Getting better at Node.js: It’ll work into games eventually!

So, with the semester almost over and procrastination thrusters going into full overdrive, I’ve been thinking of ways to become a better programmer and software engineer. I’m getting my graduate degree in May, and the threat of being thrust into the world without a full-time job is looming. So, what better way to increase your chances of getting a job than becoming better at what you are going to school to do?

One trend I’ve noticed is how much reading a new book adds to your knowledge pool. I recently bought Node.js In Practice, and have worked through the first 30 pages or so by not only reading what’s on the page, but typing in all the code samples I see and trying them out for myself. In addition, I’ve found that it’s excellent practice to keep a Google Doc open, and to type in some notes while reading, to put all that knowledge you’re trying to absorb in your own words. That way, if you want a refresher, you don’t need to read the chapter again, you can look through your notes to read all the tidbits you thought were especially useful!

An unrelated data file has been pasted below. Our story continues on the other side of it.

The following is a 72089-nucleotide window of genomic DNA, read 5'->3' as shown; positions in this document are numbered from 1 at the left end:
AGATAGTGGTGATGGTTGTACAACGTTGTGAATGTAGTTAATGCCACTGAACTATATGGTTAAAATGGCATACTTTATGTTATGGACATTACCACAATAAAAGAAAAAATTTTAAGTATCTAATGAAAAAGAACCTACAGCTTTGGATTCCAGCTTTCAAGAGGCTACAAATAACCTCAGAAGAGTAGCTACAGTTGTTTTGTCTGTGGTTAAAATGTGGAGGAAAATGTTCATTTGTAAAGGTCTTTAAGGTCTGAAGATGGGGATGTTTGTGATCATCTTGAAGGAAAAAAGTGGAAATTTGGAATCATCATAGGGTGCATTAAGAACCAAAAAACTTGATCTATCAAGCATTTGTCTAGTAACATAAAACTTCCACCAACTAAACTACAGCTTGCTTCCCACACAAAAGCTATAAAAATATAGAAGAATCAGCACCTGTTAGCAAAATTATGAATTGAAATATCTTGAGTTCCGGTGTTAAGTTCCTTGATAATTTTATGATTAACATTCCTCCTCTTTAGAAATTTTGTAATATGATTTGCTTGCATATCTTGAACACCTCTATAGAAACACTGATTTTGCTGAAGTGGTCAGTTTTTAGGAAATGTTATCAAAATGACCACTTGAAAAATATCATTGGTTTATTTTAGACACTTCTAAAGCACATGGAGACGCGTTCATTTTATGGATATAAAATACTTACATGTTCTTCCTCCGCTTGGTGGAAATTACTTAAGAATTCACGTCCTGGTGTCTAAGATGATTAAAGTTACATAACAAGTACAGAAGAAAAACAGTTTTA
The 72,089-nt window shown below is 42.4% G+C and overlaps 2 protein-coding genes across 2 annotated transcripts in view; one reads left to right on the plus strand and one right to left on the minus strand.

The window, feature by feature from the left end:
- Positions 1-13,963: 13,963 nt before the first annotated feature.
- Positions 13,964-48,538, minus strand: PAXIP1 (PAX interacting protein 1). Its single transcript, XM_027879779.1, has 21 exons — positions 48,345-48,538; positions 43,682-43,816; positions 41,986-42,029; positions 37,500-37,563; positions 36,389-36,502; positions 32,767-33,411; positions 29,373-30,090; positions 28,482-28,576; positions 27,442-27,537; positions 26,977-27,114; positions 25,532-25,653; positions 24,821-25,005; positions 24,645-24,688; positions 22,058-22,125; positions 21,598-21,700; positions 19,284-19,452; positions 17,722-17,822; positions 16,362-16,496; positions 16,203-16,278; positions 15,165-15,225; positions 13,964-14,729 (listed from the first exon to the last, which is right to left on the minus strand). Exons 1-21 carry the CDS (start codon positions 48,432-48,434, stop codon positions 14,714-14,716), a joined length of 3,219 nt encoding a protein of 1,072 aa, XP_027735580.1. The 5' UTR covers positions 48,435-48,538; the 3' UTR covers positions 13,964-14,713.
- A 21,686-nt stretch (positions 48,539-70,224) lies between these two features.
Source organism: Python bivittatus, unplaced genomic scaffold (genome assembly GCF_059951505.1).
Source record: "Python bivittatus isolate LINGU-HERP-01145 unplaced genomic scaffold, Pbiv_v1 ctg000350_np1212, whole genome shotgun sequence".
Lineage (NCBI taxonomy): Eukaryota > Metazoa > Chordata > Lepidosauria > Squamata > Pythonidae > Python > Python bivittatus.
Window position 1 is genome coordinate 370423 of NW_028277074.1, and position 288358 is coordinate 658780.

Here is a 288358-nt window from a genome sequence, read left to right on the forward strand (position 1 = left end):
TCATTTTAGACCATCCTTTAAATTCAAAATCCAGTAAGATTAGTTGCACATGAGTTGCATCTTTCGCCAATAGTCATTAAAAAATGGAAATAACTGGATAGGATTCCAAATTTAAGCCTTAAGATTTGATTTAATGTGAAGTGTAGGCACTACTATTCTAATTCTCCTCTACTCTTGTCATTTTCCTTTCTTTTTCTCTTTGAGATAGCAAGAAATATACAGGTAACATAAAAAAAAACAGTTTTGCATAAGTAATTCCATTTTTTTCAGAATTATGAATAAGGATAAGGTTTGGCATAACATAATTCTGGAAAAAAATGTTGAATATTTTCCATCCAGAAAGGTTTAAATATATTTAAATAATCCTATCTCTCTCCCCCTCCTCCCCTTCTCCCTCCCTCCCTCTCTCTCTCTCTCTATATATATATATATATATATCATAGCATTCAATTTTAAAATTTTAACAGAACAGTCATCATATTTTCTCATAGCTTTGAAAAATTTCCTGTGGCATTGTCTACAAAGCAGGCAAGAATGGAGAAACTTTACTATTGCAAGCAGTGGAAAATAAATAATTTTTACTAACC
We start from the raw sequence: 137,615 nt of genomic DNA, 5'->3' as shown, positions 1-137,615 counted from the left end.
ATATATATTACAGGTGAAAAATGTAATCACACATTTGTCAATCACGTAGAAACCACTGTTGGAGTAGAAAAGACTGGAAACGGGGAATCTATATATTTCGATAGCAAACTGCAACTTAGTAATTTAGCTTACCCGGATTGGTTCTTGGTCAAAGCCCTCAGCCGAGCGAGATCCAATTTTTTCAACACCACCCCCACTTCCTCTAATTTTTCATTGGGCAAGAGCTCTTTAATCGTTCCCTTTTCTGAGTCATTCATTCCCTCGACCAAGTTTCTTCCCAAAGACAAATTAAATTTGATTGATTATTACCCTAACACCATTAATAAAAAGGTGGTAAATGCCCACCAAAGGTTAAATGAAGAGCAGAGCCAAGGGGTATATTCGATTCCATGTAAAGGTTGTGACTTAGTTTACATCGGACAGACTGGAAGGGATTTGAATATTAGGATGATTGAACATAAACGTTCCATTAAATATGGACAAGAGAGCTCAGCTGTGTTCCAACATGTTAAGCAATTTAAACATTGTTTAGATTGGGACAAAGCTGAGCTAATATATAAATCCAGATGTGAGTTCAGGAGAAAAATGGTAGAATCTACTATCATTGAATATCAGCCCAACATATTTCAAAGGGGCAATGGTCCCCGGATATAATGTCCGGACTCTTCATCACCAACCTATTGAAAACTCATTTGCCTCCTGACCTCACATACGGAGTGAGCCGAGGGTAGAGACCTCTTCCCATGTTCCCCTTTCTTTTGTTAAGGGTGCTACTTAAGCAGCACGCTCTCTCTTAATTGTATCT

I’ve been trying to go through Node.js in Practice mostly to get a better understanding of the platform, and in turn, get a better understanding of server-side programming in general. Network programming is something I’m pretty into, and I’ve found Node.js to be an excellent server platform for games. From the ~30 pages or so I’ve read, it’s doing its job really nicely. I’ve learned about as much I expected to (which is a lot) in regards to event-driven architecture and the main Node.js modules, as well as how Node.js architecture looks like under the hood. I’m excited to see how this information contributes to getting a better understanding of Node.js as a whole. Reading this book has also shed light on how inexperienced of a Node.js programmer I really am, given the “intermediate Node.js programmer” target of this book, and how I occasionally struggle with understanding what is going on with code samples. However, I think later chapters will be a little more relevant for game network programming, and those are the chapters i’m looking forward to. Plus, I feel like i’m learning a lot, which I think is what matters the most 😀


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